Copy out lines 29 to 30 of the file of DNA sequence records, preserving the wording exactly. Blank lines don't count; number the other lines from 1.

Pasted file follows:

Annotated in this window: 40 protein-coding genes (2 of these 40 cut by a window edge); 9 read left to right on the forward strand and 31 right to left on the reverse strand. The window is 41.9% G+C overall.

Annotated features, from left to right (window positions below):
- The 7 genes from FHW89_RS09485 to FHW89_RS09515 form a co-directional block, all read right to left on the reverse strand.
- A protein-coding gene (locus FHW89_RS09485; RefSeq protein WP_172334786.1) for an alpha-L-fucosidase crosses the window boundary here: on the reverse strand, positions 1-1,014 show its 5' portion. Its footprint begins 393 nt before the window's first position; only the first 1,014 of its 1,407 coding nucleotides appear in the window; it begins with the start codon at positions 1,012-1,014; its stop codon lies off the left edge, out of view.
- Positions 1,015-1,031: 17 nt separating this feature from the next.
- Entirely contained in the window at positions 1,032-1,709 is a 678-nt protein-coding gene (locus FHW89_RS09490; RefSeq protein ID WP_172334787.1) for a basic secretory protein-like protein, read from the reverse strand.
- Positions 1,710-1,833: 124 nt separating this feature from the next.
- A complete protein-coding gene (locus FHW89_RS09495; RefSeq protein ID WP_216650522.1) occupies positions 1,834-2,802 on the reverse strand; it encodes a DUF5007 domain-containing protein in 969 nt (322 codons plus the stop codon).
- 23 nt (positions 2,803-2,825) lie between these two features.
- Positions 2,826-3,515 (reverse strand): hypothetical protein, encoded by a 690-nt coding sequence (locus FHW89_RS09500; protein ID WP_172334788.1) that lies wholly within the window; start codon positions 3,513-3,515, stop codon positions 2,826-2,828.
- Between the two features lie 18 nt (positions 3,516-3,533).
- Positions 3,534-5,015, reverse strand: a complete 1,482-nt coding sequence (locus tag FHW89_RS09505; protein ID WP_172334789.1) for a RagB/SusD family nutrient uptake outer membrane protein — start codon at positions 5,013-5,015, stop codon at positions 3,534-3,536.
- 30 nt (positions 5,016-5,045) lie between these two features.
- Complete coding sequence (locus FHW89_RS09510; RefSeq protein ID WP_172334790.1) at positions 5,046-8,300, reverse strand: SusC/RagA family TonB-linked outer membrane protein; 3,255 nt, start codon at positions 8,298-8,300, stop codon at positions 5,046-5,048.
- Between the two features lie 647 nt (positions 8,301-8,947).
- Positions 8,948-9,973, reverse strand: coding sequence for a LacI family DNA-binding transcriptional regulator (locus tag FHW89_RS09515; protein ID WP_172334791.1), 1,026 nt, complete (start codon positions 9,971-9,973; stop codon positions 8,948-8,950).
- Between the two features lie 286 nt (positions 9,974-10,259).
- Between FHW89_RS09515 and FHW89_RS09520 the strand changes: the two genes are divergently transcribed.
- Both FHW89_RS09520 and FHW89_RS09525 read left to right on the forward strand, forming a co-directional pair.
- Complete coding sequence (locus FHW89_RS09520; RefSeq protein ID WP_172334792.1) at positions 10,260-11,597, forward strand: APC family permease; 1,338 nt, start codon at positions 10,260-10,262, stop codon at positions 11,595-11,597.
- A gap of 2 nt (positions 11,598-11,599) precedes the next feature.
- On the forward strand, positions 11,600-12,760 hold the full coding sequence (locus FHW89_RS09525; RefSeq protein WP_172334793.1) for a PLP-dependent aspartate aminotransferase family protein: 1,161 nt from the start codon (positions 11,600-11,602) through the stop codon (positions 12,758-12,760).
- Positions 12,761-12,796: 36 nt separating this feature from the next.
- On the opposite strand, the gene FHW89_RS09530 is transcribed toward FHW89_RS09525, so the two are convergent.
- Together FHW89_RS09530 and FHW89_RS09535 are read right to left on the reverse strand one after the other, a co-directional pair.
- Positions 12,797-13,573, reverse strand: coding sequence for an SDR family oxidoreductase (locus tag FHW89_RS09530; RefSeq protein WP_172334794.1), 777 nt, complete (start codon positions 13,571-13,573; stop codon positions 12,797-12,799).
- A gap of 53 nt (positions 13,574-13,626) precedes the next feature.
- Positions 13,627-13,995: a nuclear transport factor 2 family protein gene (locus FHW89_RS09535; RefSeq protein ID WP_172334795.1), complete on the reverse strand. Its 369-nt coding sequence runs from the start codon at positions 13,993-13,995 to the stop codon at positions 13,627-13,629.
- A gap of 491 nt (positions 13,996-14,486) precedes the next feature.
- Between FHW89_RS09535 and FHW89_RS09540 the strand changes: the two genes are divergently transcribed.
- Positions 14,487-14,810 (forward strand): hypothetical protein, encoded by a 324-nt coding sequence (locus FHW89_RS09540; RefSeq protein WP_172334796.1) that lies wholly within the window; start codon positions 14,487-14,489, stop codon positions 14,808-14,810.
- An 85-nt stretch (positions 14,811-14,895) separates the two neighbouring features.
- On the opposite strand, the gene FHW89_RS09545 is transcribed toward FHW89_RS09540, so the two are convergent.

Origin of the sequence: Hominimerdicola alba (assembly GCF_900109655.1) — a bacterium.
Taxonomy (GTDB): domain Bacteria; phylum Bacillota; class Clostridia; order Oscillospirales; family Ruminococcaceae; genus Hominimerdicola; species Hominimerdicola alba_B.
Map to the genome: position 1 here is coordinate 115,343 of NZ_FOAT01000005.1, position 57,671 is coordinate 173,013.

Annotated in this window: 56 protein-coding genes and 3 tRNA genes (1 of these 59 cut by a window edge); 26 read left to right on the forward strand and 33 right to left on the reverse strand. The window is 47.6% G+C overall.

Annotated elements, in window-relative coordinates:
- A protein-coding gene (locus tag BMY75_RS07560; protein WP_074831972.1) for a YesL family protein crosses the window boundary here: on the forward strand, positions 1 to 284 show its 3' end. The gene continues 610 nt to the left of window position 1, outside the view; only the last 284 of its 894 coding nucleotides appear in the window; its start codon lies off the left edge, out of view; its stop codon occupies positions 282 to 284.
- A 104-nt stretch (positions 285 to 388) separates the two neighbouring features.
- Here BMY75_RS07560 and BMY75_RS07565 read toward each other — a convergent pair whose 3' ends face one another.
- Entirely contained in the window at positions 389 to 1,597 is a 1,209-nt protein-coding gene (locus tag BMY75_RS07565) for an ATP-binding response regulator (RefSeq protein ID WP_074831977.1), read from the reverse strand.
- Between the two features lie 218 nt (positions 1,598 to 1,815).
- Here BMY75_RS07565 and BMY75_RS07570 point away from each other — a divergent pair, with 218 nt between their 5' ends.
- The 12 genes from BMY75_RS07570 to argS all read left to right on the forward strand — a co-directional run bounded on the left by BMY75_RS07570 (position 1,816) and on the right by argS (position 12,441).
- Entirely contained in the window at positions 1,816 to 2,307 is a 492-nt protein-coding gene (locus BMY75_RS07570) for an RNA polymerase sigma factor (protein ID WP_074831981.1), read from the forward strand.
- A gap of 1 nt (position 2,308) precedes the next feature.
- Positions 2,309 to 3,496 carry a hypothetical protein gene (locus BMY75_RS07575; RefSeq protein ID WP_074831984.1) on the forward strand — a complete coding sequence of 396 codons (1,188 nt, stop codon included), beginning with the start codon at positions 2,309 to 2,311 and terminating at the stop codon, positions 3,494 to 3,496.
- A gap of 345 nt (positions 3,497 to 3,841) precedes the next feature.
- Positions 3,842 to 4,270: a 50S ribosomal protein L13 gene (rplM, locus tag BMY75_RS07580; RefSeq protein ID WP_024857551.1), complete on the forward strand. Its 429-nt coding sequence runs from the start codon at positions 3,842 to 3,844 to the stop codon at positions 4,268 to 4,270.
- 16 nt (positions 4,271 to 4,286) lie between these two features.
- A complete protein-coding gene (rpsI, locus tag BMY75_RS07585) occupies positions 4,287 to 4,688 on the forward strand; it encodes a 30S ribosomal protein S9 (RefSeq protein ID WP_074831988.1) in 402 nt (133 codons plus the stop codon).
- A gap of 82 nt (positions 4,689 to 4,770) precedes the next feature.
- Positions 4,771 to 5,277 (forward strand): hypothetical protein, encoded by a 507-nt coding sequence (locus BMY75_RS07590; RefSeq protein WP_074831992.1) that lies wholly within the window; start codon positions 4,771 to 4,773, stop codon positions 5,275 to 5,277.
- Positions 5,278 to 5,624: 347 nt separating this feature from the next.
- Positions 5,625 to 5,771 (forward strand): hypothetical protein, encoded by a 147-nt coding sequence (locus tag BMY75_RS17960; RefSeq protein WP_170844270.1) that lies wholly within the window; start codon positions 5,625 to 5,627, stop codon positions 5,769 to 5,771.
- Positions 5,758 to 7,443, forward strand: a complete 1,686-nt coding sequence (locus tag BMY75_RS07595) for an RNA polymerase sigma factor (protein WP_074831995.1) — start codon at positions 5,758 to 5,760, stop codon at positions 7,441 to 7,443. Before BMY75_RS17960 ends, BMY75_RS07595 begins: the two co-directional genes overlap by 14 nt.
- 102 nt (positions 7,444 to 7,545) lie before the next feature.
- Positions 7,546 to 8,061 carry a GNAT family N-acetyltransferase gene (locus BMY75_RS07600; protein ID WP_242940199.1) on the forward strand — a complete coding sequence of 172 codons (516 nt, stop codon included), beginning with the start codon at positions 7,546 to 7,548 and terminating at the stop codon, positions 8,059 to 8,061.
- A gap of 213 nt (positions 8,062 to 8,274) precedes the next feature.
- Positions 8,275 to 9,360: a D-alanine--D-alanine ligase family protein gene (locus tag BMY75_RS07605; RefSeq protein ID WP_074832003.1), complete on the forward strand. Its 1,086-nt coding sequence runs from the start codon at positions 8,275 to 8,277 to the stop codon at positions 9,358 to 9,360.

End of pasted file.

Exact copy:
- A gap of 491 nt (positions 13,996-14,486) precedes the next feature.
- Between FHW89_RS09535 and FHW89_RS09540 the strand changes: the two genes are divergently transcribed.